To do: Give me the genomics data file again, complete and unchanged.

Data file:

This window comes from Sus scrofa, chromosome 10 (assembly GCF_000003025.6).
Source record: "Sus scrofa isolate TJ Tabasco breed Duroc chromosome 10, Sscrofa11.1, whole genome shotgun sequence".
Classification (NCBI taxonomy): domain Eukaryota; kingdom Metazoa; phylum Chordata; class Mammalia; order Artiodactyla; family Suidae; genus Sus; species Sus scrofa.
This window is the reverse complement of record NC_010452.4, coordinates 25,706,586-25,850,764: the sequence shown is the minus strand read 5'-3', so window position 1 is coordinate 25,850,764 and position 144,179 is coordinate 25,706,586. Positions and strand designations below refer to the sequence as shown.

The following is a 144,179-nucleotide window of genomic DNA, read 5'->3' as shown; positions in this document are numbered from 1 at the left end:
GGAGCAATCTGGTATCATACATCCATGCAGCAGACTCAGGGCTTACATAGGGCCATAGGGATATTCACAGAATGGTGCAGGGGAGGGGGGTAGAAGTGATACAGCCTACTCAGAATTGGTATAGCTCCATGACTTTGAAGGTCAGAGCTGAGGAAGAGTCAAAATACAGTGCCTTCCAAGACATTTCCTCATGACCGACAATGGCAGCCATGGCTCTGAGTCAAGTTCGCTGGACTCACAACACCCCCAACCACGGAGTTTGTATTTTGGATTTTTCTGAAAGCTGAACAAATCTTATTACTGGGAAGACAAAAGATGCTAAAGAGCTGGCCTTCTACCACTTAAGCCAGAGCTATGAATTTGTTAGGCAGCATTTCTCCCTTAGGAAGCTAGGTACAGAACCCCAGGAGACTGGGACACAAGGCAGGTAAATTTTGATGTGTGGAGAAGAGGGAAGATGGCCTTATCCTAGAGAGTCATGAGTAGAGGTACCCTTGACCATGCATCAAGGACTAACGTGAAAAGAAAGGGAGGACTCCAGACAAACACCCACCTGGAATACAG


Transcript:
This window comes from Sus scrofa, chromosome 10 (assembly GCF_000003025.6).
Source record: "Sus scrofa isolate TJ Tabasco breed Duroc chromosome 10, Sscrofa11.1, whole genome shotgun sequence".
Classification (NCBI taxonomy): domain Eukaryota; kingdom Metazoa; phylum Chordata; class Mammalia; order Artiodactyla; family Suidae; genus Sus; species Sus scrofa.
This window is the reverse complement of record NC_010452.4, coordinates 25,706,586-25,850,764: the sequence shown is the minus strand read 5'-3', so window position 1 is coordinate 25,850,764 and position 144,179 is coordinate 25,706,586. Positions and strand designations below refer to the sequence as shown.

The following is a 144,179-nucleotide window of genomic DNA, read 5'->3' as shown; positions in this document are numbered from 1 at the left end:
GGAGCAATCTGGTATCATACATCCATGCAGCAGACTCAGGGCTTACATAGGGCCATAGGGATATTCACAGAATGGTGCAGGGGAGGGGGGTAGAAGTGATACAGCCTACTCAGAATTGGTATAGCTCCATGACTTTGAAGGTCAGAGCTGAGGAAGAGTCAAAATACAGTGCCTTCCAAGACATTTCCTCATGACCGACAATGGCAGCCATGGCTCTGAGTCAAGTTCGCTGGACTCACAACACCCCCAACCACGGAGTTTGTATTTTGGATTTTTCTGAAAGCTGAACAAATCTTATTACTGGGAAGACAAAAGATGCTAAAGAGCTGGCCTTCTACCACTTAAGCCAGAGCTATGAATTTGTTAGGCAGCATTTCTCCCTTAGGAAGCTAGGTACAGAACCCCAGGAGACTGGGACACAAGGCAGGTAAATTTTGATGTGTGGAGAAGAGGGAAGATGGCCTTATCCTAGAGAGTCATGAGTAGAGGTACCCTTGACCATGCATCAAGGACTAACGTGAAAAGAAAGGGAGGACTCCAGACAAACACCCACCTGGAATACAG